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Comparison of Two Treatments to Prevent Invasive Fungal Infections in Patients Who Have Received Liver Transplants

This study has been completed.
Sponsor:
ClinicalTrials.gov Identifier:
NCT00001107
First Posted: August 31, 2001
Last Update Posted: August 27, 2010
The safety and scientific validity of this study is the responsibility of the study sponsor and investigators. Listing a study does not mean it has been evaluated by the U.S. Federal Government. Read our disclaimer for details.
Information provided by:
National Institute of Allergy and Infectious Diseases (NIAID)
  Purpose

The purpose of this study is to compare the safety and effectiveness of 2 treatments to prevent invasive fungal infections (IFI), which are infections caused by yeasts and molds that are common in patients with weak immune systems or transplant patients. AmBisome, a new treatment, will be compared to fluconazole, the traditional treatment for fungal infections caused by the yeast Candida. Treatment will only be given to liver transplant patients who are found to be at high risk for IFI. Liver transplant patients who are at low risk for IFI will be monitored but will receive no study medication.

IFIs are found mainly in a high risk group of liver transplant patients, and are not common in those with low risk. If IFI preventive therapy is focused on the high risk group, there may be a lesser chance of Candida becoming resistant (able to grow despite the presence of drugs used to kill it). Treating only the high risk group will also save money.


Condition Intervention Phase
Candidiasis Drug: Fluconazole Drug: AmBisome Phase 4

Study Type: Interventional
Study Design: Masking: Double
Primary Purpose: Prevention
Official Title: Invasive Fungal Infection in Liver Transplant Recipients: A Randomized Double-Blind Trial Comparing AmBisome and Fluconazole in the High Risk Group and an Observational Cohort Study in the Low Risk

Resource links provided by NLM:


Further study details as provided by National Institute of Allergy and Infectious Diseases (NIAID):

Estimated Enrollment: 500
Estimated Study Completion Date: November 2005
Detailed Description:
If you are in the high risk group you will be assigned randomly (like tossing a coin) to receive either AmBisome or fluconazole. If you are in the low risk group, you will not receive any treatment. Both groups will be monitored for IFIs. The study will last for 100 days following your liver transplant.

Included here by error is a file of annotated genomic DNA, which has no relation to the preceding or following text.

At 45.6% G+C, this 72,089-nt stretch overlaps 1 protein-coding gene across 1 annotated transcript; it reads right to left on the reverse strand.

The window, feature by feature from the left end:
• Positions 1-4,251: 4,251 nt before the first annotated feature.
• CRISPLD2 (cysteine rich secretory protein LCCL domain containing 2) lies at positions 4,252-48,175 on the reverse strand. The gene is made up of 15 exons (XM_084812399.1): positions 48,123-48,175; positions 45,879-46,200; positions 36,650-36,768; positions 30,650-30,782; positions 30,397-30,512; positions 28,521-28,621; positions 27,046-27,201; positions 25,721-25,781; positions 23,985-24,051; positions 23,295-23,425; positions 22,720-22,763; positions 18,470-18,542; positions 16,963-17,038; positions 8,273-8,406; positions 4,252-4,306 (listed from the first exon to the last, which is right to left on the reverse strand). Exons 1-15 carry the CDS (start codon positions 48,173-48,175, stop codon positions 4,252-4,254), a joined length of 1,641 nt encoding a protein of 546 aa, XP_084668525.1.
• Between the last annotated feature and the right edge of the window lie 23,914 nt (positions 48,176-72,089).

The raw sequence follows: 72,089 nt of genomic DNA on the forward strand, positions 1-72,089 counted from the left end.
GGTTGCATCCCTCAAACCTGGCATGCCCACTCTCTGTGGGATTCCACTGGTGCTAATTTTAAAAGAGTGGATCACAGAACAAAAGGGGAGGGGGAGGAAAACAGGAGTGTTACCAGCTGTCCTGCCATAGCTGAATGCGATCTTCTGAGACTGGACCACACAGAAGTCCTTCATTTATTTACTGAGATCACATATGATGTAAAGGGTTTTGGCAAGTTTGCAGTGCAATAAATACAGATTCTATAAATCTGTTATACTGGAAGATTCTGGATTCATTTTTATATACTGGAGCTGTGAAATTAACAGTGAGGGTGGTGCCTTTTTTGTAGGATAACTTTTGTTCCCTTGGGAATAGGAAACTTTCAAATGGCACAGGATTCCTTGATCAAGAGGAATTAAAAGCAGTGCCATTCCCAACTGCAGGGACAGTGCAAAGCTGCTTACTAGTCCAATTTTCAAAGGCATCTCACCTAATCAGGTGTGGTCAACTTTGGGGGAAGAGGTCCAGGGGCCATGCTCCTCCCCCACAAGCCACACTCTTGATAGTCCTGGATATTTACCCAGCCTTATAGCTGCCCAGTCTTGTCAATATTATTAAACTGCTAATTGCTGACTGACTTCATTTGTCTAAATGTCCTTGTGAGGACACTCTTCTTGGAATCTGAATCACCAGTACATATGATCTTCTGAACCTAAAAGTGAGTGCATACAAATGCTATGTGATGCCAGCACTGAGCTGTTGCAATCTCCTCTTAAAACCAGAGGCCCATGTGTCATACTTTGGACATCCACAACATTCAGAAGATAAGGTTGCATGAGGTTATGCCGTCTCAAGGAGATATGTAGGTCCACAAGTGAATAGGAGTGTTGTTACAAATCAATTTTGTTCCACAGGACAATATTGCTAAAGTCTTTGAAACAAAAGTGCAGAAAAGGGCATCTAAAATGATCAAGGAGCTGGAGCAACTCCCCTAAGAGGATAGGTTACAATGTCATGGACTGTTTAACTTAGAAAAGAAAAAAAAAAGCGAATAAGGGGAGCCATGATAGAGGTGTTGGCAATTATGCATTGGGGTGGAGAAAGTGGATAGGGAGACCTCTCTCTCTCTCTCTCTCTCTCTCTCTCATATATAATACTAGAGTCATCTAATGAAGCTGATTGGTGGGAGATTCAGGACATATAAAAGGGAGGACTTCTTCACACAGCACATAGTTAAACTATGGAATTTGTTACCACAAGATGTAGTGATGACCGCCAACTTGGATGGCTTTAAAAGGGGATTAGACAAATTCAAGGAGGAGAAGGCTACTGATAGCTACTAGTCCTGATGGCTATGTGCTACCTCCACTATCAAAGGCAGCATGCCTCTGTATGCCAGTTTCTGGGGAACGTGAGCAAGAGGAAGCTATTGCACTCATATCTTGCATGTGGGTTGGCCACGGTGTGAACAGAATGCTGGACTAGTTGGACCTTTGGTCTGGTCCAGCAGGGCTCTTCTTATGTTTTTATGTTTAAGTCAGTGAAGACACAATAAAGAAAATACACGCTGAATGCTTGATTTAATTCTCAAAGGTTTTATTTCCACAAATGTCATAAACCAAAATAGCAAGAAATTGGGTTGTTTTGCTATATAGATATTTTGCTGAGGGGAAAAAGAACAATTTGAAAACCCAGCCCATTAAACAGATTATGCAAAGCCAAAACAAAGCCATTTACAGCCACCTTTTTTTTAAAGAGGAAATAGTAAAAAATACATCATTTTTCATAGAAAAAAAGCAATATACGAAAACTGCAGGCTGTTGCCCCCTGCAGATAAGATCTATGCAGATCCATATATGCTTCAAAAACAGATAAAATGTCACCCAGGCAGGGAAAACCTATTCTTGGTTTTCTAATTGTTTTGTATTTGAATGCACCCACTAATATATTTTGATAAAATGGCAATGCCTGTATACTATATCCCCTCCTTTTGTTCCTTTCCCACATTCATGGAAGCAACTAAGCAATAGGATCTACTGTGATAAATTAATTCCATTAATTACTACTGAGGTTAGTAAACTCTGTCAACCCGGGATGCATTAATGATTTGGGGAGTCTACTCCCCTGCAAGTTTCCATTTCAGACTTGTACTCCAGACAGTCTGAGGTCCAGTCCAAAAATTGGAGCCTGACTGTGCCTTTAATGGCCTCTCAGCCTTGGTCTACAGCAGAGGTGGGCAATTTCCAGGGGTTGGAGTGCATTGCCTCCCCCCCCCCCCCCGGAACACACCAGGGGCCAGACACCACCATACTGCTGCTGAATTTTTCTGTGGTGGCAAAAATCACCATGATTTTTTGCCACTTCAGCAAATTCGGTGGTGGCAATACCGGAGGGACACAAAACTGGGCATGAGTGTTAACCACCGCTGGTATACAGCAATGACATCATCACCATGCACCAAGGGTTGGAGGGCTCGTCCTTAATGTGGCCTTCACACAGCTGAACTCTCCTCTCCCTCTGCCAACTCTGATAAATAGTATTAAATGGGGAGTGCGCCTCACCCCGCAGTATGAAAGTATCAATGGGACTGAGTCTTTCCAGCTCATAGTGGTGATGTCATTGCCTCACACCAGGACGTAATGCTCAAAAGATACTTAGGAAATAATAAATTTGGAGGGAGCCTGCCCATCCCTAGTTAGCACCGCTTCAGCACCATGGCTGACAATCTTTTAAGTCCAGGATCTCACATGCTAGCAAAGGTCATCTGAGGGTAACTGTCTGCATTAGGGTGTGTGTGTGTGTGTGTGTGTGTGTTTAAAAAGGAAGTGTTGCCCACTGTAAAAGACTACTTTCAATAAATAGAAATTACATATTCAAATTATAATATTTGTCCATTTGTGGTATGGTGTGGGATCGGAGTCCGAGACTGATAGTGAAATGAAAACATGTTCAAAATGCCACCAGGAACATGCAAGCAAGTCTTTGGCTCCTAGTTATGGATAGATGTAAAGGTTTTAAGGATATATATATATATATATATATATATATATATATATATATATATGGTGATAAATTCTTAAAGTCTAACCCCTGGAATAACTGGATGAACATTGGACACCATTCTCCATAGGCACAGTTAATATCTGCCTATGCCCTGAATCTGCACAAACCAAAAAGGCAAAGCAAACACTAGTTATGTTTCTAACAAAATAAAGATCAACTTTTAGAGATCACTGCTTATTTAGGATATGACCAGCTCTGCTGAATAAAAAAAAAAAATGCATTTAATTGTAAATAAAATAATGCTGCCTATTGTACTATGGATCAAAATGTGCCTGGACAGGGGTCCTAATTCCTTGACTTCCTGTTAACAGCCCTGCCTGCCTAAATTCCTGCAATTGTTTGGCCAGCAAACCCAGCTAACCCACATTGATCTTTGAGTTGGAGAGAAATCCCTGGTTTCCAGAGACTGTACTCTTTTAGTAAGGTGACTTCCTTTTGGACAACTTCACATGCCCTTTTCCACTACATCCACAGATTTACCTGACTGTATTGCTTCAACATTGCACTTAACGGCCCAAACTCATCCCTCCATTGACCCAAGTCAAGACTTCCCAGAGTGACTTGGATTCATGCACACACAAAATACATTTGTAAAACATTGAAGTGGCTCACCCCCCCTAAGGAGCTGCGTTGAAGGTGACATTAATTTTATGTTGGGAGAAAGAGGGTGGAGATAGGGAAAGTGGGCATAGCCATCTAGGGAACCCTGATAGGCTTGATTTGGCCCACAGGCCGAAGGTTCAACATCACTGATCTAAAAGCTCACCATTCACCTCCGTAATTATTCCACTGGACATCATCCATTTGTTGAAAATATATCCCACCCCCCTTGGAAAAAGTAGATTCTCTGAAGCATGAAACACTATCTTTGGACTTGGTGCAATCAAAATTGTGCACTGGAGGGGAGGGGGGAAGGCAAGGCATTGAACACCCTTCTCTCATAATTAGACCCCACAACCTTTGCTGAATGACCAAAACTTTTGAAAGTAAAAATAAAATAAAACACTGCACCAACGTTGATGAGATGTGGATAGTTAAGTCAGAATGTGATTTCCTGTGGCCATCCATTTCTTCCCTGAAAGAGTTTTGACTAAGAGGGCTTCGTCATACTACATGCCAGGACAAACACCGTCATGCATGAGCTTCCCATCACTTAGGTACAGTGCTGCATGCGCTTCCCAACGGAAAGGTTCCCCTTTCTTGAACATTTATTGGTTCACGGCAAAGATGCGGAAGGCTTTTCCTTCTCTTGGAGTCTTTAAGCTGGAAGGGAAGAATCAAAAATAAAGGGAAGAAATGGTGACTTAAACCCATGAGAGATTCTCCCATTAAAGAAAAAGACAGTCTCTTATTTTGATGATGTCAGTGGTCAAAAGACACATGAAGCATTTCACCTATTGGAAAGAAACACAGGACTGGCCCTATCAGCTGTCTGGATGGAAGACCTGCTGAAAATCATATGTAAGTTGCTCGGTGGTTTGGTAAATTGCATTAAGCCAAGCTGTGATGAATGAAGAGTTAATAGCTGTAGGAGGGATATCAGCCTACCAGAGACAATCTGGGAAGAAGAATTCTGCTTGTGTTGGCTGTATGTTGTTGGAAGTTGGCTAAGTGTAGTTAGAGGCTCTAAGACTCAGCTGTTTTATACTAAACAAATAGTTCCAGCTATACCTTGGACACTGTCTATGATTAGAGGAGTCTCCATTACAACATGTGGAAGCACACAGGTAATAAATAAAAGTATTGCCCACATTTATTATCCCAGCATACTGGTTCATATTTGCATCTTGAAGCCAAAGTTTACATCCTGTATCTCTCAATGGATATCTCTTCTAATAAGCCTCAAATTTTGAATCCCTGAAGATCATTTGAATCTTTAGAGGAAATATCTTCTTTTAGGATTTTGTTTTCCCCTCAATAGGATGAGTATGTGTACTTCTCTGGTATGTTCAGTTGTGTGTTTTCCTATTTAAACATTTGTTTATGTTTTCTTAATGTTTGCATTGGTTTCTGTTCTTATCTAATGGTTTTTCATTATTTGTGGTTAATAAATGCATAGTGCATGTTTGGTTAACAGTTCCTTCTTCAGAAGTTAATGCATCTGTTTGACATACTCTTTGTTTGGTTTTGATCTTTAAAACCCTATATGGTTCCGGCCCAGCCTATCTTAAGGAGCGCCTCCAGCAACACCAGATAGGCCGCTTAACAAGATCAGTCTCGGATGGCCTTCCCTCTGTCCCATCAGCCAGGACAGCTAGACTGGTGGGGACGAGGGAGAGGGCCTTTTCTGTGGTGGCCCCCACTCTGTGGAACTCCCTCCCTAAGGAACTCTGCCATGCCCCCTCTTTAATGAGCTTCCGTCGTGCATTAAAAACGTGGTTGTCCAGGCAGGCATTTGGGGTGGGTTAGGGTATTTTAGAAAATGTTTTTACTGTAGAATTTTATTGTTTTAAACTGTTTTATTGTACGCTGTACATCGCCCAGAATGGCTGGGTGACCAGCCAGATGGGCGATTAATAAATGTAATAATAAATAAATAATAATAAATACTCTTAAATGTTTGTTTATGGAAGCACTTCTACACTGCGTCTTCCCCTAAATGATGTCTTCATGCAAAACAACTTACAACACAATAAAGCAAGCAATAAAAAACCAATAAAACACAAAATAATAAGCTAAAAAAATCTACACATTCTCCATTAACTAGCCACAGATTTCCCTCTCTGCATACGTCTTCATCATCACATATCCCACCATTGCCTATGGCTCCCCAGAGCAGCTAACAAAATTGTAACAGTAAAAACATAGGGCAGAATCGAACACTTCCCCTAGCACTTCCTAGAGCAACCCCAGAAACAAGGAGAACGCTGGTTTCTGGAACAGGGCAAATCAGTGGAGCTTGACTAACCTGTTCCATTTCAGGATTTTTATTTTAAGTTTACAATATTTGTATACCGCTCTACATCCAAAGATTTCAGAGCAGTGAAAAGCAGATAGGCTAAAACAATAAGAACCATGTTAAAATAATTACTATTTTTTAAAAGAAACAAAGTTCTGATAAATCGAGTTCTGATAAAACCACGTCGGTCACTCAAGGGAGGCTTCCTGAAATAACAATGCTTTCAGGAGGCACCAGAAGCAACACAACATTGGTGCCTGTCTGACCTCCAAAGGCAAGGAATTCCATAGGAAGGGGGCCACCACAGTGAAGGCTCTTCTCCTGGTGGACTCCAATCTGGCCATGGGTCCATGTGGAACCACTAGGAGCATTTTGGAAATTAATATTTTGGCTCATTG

Eligibility

Information from the National Library of Medicine

Choosing to participate in a study is an important personal decision. Talk with your doctor and family members or friends about deciding to join a study. To learn more about this study, you or your doctor may contact the study research staff using the contacts provided below. For general information, Learn About Clinical Studies.


Ages Eligible for Study:   Child, Adult, Senior
Sexes Eligible for Study:   All
Accepts Healthy Volunteers:   No
Criteria

Inclusion Criteria:

You may be eligible for this study if you:

  • Have had a liver transplant within 5 days of enrollment and agree to receive tacrolimus.

Exclusion Criteria:

You will not be eligible for this study if you:

  • Are HIV-positive.
  • Have a history of invasive fungal infection.
  • Have received antifungal agents within 14 days prior to your liver transplant.
  • Are allergic to azoles, amphotericin B, or tacrolimus.
  Contacts and Locations
Information from the National Library of Medicine

To learn more about this study, you or your doctor may contact the study research staff using the contact information provided by the sponsor.

Please refer to this study by its ClinicalTrials.gov identifier (NCT number): NCT00001107


Locations
United States, Alabama
Mary Ellen Bradley
Birmingham, Alabama, United States, 35294
Sponsors and Collaborators
National Institute of Allergy and Infectious Diseases (NIAID)
  More Information

Publications automatically indexed to this study by ClinicalTrials.gov Identifier (NCT Number):
ClinicalTrials.gov Identifier: NCT00001107     History of Changes
Other Study ID Numbers: DMID 98-014
MSG #44
First Submitted: November 2, 1999
First Posted: August 31, 2001
Last Update Posted: August 27, 2010
Last Verified: November 2005

Additional relevant MeSH terms:
Candidiasis
Mycoses
Invasive Fungal Infections
Fluconazole
Liposomal amphotericin B
Amphotericin B
Antifungal Agents
Anti-Infective Agents
14-alpha Demethylase Inhibitors
Cytochrome P-450 Enzyme Inhibitors
Enzyme Inhibitors
Molecular Mechanisms of Pharmacological Action
Steroid Synthesis Inhibitors
Hormone Antagonists
Hormones, Hormone Substitutes, and Hormone Antagonists
Physiological Effects of Drugs
Cytochrome P-450 CYP2C9 Inhibitors
Cytochrome P-450 CYP2C19 Inhibitors
Antiprotozoal Agents
Antiparasitic Agents
Amebicides
Anti-Bacterial Agents